As a country that has just voted to leave the EU, perhaps primarily on the premise of the need to reduce immigration, it can be argued that Britain has reaped what it has sown. The consequences could be dire for a country that has skill shortages in vital areas and a rapidly ageing population, so needs a significant inflow of migrant labour every year to retain present standards of living. But this positive side of immigration has failed to register in the public consciousness as a result of the way in which the subject has been covered in the media.
Politicians should take some of the responsibility for failing to tell a positive story about the benefits. The government’s own figures show that net migration of 250,000 a year boosts annual GDP by 0.5%. This growth means more jobs, higher tax revenues, more funding for schools and hospitals and a lower deficit. Many of the jobs created over recent years have been done by migrants, with figures from the Office of National Statistics showing that three quarters of employment growth for the year to August 2015 being accounted for by non-UK citizens. So the economic boom, pre Brexit vote, was largely migrant driven.
Migrants tend to be younger, contributing more tax revenue than they consume in public services, and the majority leave before they get older when they would become more reliant.
According to the Joint Council for the Welfare of Immigrants, migrants contribute 64% more in taxes than they take out in benefits. A study by University College London found that EU migrants made a net contribution of £20 billion to UK finances between 2000 and 2011
A large part of the migrant population of recent years have been students coming to study. A study for the Department for Business, Innovation and Skills found that since 2011, students had contributed more than £14 billion to the economy.
Let’s not claim everything is positive. Successive governments allowed migrants from the EU accession countries to come into the UK in the early part of the century with little control. There were no minimum standards of pay, terms or conditions of work, so migrant labour could come in and undercut the indigenous workforce. The failure to set and enforce minimum standards meant that migration effectively became an incomes policy to keep wages down. This bred resentment in many areas of the country. Revenues being generated from the migrant workforce should have been used for public services, including importantly housing provision.
Nevertheless, the overall effect has surely been positive, a view you won’t have much in our media, determined as it seems to be to present a totally negative view of migration.
So many tabloid papers will put the fact that a migrant has committed some crime up on the front page, sending a subliminal message that migrant equals criminal. There is little balancing good news about net tax revenues, diversity, contributions to our health, education and social services, As a result, many of the readers have a totally negative view of immigrants.
The disconnect was well illustrated during the EU referendum campaign, when BBC home affairs editor Mark Easton got together a group of old and young voters in Eastbourne. The concern of many in the older group was migration, yet they live in a town where the care homes, hospitals and social services are propped up by migrant labour.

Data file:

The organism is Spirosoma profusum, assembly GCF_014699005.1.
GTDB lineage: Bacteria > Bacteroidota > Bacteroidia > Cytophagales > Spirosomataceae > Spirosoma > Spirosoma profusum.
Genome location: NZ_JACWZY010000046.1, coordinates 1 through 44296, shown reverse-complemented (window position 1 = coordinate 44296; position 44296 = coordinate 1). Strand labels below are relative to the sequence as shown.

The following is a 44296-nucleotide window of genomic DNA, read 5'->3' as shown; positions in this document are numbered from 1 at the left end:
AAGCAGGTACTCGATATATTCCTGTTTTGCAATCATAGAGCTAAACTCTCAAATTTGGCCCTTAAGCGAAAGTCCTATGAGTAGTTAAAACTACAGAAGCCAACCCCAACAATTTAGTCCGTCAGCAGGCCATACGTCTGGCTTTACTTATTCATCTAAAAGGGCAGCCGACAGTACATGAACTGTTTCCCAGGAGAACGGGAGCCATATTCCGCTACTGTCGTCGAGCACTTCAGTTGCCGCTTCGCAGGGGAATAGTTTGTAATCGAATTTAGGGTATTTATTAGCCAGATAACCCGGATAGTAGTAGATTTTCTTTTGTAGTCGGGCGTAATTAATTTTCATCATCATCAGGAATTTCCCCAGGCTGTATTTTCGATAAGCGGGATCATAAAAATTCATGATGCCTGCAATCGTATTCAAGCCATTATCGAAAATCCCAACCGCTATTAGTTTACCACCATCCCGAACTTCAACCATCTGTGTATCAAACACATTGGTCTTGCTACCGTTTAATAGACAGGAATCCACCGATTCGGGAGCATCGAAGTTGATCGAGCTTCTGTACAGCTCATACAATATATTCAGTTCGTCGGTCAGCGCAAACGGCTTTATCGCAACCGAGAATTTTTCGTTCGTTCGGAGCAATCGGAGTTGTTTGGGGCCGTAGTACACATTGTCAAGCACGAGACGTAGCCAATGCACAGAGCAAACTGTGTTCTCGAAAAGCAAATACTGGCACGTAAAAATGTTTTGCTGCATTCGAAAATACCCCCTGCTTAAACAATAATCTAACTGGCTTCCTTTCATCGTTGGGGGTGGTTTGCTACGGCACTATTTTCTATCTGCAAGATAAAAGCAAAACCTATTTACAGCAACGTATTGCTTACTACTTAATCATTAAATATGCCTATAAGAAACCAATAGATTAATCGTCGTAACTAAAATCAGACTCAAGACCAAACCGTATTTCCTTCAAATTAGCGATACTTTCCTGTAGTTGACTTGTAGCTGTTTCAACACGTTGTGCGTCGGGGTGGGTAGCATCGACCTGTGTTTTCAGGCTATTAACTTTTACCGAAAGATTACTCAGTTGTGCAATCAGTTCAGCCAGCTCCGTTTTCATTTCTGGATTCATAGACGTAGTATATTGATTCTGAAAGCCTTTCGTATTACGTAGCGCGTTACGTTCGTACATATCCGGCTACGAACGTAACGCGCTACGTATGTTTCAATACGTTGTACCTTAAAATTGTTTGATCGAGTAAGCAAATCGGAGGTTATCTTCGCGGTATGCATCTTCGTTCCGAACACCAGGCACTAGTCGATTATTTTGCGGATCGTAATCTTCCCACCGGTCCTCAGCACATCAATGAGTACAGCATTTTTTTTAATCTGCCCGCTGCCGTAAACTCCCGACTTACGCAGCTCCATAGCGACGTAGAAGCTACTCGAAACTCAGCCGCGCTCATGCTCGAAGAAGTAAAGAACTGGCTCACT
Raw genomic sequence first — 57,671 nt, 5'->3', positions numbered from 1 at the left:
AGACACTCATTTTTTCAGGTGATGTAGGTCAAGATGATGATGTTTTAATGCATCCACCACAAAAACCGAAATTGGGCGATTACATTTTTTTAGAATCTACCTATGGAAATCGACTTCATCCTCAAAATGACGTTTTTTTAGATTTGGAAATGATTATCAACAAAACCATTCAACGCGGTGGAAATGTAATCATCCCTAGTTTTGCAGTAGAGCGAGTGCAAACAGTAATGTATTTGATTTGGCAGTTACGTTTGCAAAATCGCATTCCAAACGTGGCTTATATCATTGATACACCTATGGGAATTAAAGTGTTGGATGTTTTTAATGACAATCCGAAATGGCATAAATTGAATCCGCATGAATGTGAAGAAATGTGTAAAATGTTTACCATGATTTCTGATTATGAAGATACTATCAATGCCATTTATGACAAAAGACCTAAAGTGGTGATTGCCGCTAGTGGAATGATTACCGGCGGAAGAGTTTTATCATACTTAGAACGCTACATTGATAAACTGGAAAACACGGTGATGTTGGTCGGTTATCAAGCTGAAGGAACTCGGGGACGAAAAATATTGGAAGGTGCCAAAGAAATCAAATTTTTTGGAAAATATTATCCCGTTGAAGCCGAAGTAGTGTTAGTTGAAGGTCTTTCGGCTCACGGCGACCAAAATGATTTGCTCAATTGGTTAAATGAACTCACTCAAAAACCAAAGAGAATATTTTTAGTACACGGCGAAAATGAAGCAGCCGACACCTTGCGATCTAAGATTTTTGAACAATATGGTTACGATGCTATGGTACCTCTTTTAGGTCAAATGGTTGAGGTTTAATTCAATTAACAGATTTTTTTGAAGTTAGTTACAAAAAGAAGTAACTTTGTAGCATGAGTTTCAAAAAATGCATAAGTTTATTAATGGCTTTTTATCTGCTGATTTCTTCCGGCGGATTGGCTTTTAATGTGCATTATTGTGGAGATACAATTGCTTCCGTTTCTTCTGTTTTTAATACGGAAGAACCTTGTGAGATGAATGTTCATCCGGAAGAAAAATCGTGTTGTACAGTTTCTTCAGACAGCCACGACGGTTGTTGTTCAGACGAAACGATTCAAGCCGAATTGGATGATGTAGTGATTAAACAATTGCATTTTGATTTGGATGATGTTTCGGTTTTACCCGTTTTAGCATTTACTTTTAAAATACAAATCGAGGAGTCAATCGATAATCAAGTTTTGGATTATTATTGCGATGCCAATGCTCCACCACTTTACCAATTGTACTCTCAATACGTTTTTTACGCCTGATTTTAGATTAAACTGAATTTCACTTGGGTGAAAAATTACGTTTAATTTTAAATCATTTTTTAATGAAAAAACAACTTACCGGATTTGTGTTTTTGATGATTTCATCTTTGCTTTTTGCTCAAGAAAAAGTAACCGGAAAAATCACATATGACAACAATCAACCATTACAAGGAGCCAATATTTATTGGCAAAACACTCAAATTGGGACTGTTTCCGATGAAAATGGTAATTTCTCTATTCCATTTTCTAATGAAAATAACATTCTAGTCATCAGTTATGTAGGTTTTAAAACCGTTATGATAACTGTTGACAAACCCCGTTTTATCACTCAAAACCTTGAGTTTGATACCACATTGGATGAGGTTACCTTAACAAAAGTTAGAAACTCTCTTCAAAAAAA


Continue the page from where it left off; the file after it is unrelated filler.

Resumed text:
We've also seen hostility to migrants in areas where few actually live. Clacton elected UKIP MP Douglas Carswell, on that parties anti-migrant ticket, yet levels of migrant workers in that town are low. Comparatively, in London, where many of the migrant workers who come to the UK to live and work, anti-migrant sentiment is lower.
The result of a public debate on immigration driven by a media trying to sell copies has been to poison the public well. The starting point for any public discussion has been the reduction of numbers. Success on migration is apparently to be judged on how many migrants can be stopped.
The Conservative government has not helped matters, setting unachievable targets of cutting migration to the 10,000s, then palpably failing to get anywhere near that target.
The only way migration will decline is if the economy plunges into recession because then there will not be the jobs available in the UK for migrants to come here to do. That is where another one of our media myths kicks in. The misrepresentation of the immigration question has led to a public perception that migrants come here to get benefits. The reality is that most come here to work.
If there is no work because the British economy has bombed then there will be fewer migrants –presumably to the satisfaction of the press .
Those of us who work in the media have to question our role in failing to represent a balanced and informative picture on migration. Newspapers, particularly at the tabloid end of the market, have helped build the anti-migrant atmosphere that exploded following the EU vote to leave. Broadcast media have also played their part, adopting the anti-migrant lexicon for its coverage also. The wobbling lid that has been kept on anti-migrant racism over recent years has blown off revealing a particularly ugly side of society. Some responsibility for much of the violent racist incidents seen on our streets resides in the editor’s offices.Now we must repel that anti-migrant racism. One way is to start telling a more positive story about migrants, not the simple lopsided hysterical view that may sell papers but also has pernicious consequences.. It is late to be making these moves, with the racist genie already out of the bottle, but a start has to be made, otherwise we will all be staring into a particularly unpleasant abyss.
*published in British Journalism Review - September 2016